If you’ve been unemployed for a while, it’s easy to start feeling desperate.
I have several friends who have struggled with long-term unemployment. It’s not a pretty thing. Self-esteem slips, worries about age discrimination abound and depression creeps in.
There’s usually not a simple answer for why someone faces months without a job, even though they believe they’re doing everything they can to become gainfully employed.
But job seekers can make some common mistakes, experts warn.
Focusing on five key improvement areas often helps, says Jamie Conley, regional manager of the downtown Tampa office of Robert Half, a nationwide staffing services firm.
Apply for the right jobs
Sounds a little crazy, but maybe you’ve lost perspective and simply aren’t targeting your skills to the right job, Conley says.
“We’ll have a bookkeeper position being advertised with CFOs applying for it,” Conley said. “That’s not being realistic, and it’s an uphill battle.”
It’s also a sign of desperation. Something that doesn’t attract employers.
Instead of grasping at straws, Conley suggests reigning in that desire and staying focused on advertised jobs that target your specific skills.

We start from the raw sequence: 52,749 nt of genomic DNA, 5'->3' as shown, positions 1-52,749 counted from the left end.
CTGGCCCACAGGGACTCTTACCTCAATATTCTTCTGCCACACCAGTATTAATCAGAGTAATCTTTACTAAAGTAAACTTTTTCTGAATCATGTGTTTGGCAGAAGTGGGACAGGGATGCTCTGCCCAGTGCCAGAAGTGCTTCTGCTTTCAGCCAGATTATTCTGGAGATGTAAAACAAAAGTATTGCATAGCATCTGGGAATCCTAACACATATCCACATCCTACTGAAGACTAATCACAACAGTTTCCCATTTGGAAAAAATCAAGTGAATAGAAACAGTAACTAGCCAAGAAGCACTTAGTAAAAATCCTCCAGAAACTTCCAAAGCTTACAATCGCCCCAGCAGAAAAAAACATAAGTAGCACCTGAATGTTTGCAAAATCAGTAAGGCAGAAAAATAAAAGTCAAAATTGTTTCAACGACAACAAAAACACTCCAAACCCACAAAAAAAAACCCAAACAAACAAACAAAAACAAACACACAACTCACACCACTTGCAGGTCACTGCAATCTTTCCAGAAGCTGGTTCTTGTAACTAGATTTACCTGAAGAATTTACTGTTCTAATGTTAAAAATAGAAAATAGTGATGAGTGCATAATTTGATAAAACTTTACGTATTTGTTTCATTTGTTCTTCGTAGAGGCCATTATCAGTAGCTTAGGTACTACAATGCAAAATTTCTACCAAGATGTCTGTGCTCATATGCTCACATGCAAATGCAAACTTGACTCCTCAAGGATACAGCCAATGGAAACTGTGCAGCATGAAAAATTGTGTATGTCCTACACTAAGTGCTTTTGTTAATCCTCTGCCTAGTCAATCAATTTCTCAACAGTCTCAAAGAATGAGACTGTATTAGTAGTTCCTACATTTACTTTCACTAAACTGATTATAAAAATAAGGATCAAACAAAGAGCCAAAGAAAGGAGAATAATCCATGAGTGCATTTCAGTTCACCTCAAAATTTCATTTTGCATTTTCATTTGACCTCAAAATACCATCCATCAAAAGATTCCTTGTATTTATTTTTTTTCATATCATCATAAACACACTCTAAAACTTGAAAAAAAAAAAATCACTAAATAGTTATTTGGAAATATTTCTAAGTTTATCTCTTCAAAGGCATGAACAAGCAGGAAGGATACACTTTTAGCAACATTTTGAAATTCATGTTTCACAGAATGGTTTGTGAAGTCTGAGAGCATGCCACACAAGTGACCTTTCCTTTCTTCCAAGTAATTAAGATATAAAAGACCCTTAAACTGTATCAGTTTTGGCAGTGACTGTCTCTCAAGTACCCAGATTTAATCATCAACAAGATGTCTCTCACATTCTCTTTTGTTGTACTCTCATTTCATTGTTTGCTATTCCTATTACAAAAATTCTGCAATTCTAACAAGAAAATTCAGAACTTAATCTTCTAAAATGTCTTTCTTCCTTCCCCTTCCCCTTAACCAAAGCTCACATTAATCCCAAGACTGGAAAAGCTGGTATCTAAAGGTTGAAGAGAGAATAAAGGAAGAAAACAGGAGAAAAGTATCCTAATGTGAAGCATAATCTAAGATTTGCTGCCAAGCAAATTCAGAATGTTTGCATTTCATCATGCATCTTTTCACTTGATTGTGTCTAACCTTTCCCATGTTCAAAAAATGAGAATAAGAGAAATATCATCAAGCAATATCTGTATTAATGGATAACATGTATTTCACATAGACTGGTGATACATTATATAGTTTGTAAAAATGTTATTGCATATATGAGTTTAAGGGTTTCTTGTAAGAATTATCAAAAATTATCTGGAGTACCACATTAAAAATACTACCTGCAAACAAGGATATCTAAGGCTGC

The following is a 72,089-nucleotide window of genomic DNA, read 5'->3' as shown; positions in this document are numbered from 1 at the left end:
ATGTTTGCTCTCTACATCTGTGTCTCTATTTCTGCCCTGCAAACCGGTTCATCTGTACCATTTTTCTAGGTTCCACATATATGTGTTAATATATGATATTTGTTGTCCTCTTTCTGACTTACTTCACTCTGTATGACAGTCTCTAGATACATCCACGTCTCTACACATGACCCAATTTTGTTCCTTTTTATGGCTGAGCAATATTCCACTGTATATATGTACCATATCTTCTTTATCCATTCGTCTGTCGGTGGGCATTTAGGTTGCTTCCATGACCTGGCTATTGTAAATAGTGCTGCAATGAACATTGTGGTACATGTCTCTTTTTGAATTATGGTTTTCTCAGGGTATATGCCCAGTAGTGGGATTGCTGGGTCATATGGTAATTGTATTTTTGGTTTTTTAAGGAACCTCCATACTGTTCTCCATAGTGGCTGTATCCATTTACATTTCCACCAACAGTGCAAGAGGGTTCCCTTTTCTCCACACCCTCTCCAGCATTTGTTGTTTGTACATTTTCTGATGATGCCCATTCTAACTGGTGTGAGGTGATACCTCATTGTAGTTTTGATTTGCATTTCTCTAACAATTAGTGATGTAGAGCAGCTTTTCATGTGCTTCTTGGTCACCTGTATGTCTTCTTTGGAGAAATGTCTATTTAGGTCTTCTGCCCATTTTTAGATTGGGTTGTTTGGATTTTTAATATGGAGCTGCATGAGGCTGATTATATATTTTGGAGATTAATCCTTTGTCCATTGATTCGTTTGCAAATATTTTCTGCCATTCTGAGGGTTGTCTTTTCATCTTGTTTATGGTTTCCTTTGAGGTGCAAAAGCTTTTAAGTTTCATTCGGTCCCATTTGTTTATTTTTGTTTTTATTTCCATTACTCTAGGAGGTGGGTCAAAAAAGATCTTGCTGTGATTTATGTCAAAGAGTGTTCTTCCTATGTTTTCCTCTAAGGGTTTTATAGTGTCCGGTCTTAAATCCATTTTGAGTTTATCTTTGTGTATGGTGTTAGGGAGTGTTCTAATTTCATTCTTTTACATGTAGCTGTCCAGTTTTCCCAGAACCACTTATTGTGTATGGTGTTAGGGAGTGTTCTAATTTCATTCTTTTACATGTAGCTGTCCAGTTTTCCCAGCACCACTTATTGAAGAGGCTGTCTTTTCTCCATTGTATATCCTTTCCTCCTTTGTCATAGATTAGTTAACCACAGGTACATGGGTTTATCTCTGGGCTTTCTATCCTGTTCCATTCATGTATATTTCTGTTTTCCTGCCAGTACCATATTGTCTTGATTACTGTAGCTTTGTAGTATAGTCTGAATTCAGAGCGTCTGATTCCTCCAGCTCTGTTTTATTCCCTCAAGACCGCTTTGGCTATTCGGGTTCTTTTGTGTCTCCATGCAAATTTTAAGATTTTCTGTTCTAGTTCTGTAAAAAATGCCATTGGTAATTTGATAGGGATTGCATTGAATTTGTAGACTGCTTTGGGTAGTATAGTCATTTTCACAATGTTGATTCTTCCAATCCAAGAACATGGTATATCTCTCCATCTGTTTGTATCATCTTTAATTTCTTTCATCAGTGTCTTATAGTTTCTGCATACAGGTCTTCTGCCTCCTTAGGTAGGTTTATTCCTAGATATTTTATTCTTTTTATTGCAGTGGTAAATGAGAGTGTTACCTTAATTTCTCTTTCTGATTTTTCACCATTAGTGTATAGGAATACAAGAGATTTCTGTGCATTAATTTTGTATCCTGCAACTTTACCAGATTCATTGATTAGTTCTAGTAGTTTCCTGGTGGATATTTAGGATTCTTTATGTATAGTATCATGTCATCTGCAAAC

“Highlight how you fit the position, noting where you fit the job description,” Conley said. “You’ll have a much better shot.”
Get out there and network
In these days of social and professional websites and luncheons, mixers and other confabs sponsored by every group imaginable, there’s no excuse to not network effectively.
“Let everybody you know in your network (i.e. church, professional organizations, clubs) you are looking for a job,” Conley said. “Join groups, meet new professionals, get involved in online social media like LinkedIn.”
You might not meet an employer looking to hire directly, but indirectly you can connect to so many people who know others in your field -- and it’s a great way to get your profile out there, he says.
Discover hidden job market
“A lot of employers don’t post job openings,” Conley says. “It’s often word of mouth; some companies can’t afford postings.”
So keeping up with news of the industry you are targeting in your job search is important.
Maybe a news story about a new chief executive officer taking over a company you’ve been following might mean there’s a chance for expansion, or at least a shakeup that could free up some positions.
4. Stay alert, pay attention and your enterprising moves could mean a new job.
If you have specific companies you’d like to work for, make a phone call to talk to the hiring manager, or go to a networking event or connect to people at the company online.
You’ll be able to introduce yourself, send them your profile and hopefully make an impression.
Online impression is key
Don’t leave tacky messages or offcolor comments on LinkedIn or your Facebook page. Lots of employers are doing quick Google searches as part of their hiring process.
Making a professional impression online is just as important as making one in person, Conley says.
So if you’re in a jobless slump, use the tips above to get motivated. Sometimes it just takes a little tweaking to get things moving.
Jennifer Rich, Herald business editor, can be reached at (941) 745-7087.